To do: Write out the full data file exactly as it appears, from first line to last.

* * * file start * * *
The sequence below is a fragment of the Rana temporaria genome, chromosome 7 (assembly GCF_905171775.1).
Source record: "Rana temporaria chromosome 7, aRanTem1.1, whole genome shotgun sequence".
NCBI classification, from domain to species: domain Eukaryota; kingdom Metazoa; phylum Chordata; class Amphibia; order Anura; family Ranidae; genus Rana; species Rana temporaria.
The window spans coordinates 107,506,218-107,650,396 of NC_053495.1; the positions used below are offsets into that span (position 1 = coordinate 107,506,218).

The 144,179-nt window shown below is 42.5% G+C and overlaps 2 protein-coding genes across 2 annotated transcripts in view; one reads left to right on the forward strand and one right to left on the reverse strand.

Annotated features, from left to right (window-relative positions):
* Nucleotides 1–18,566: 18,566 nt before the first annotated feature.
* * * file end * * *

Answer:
The sequence below is a fragment of the Rana temporaria genome, chromosome 7 (assembly GCF_905171775.1).
Source record: "Rana temporaria chromosome 7, aRanTem1.1, whole genome shotgun sequence".
NCBI classification, from domain to species: domain Eukaryota; kingdom Metazoa; phylum Chordata; class Amphibia; order Anura; family Ranidae; genus Rana; species Rana temporaria.
The window spans coordinates 107,506,218-107,650,396 of NC_053495.1; the positions used below are offsets into that span (position 1 = coordinate 107,506,218).

The 144,179-nt window shown below is 42.5% G+C and overlaps 2 protein-coding genes across 2 annotated transcripts in view; one reads left to right on the forward strand and one right to left on the reverse strand.

Annotated features, from left to right (window-relative positions):
* Nucleotides 1–18,566: 18,566 nt before the first annotated feature.